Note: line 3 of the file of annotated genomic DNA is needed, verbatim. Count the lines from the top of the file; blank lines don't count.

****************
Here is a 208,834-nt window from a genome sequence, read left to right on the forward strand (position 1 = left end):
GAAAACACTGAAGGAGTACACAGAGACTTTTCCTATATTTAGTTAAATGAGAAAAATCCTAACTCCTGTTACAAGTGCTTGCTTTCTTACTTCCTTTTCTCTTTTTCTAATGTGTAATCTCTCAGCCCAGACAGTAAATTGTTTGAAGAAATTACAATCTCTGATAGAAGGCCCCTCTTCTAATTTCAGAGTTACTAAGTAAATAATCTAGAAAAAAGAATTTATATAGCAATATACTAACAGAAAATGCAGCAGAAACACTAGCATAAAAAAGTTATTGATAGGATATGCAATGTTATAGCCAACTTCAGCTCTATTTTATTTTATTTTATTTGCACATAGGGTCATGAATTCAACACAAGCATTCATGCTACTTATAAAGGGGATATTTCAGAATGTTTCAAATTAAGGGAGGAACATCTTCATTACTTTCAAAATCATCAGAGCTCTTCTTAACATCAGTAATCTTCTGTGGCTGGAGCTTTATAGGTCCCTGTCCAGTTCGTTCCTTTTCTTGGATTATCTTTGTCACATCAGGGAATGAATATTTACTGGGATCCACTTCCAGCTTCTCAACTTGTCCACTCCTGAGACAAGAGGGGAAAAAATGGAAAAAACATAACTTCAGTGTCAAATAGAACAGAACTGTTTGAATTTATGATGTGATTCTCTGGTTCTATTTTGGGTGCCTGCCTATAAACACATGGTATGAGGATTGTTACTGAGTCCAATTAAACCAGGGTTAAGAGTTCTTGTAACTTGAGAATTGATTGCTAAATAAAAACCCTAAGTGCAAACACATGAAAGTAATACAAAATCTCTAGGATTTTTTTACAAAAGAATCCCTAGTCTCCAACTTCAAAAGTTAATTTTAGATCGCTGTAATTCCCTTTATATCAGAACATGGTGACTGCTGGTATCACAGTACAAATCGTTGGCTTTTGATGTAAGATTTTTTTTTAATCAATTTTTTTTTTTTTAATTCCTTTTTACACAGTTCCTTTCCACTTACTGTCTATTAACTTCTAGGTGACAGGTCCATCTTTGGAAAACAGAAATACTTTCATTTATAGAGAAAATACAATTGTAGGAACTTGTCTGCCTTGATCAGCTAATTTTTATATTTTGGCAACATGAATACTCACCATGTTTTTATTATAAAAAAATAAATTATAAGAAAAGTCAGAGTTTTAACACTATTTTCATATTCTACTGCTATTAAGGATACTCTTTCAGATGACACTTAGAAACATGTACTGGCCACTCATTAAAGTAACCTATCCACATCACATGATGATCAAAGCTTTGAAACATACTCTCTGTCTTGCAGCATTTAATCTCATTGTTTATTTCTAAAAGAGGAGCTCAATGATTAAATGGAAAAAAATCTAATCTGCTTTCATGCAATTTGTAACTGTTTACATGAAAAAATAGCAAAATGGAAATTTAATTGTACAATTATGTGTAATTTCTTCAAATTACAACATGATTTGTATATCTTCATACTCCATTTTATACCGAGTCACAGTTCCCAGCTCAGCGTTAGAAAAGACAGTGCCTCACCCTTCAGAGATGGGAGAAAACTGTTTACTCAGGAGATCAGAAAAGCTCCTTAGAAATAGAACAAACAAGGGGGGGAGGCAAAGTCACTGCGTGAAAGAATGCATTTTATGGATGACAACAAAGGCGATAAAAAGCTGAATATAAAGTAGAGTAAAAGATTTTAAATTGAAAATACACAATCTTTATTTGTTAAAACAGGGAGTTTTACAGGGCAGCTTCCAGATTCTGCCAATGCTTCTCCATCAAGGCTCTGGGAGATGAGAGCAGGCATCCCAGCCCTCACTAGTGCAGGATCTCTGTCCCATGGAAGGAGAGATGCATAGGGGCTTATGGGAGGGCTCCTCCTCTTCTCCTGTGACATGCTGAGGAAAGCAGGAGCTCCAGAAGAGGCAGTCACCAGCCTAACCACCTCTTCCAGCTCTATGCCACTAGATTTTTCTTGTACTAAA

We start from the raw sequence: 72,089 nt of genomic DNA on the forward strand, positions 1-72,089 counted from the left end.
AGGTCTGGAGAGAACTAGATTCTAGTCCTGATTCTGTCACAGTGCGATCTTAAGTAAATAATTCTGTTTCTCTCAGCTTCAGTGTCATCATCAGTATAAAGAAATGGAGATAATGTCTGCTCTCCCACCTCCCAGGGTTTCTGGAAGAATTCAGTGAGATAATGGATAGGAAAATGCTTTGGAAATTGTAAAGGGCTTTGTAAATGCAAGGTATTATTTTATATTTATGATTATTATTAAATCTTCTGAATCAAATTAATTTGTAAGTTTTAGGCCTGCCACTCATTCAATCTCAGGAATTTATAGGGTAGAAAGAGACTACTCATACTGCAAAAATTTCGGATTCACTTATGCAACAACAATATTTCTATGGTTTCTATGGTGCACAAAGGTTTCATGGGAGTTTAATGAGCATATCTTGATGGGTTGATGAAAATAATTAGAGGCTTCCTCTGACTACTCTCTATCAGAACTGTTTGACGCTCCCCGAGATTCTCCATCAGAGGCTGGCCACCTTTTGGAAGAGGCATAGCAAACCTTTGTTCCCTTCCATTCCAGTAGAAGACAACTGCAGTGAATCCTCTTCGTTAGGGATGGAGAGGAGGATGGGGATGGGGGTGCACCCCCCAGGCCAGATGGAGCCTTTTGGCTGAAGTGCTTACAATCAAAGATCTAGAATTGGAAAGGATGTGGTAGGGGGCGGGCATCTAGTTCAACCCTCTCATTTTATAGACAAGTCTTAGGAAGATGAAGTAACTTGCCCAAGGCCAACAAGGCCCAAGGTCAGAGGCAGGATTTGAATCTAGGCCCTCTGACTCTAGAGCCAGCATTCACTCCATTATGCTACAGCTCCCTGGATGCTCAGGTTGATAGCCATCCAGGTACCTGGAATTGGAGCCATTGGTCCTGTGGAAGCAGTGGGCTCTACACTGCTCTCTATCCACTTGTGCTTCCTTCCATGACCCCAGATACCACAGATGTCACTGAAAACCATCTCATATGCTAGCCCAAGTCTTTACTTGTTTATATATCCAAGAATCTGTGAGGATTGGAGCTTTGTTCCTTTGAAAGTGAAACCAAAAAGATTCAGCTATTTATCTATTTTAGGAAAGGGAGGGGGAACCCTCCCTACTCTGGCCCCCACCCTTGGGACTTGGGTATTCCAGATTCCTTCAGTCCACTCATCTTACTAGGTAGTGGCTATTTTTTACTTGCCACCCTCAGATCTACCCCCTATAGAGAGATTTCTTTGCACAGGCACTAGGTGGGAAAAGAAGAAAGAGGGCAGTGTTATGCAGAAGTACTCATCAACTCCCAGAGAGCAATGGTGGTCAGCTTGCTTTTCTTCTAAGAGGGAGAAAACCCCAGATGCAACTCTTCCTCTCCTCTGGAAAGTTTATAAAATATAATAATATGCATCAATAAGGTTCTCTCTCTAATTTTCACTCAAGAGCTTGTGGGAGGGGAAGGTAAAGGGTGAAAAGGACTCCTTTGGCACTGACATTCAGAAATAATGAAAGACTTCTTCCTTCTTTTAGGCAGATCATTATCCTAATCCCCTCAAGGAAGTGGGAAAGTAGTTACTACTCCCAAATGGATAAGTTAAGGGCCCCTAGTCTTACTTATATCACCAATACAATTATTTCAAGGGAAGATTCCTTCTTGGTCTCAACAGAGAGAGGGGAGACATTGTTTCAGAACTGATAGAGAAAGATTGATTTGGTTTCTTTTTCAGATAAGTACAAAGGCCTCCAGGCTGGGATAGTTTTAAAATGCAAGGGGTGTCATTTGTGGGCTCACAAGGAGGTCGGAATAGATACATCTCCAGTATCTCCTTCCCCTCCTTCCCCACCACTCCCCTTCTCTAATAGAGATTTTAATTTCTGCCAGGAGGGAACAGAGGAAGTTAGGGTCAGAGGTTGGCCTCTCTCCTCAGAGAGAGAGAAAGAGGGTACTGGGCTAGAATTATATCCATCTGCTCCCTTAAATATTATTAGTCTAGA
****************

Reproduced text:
We start from the raw sequence: 72,089 nt of genomic DNA on the forward strand, positions 1-72,089 counted from the left end.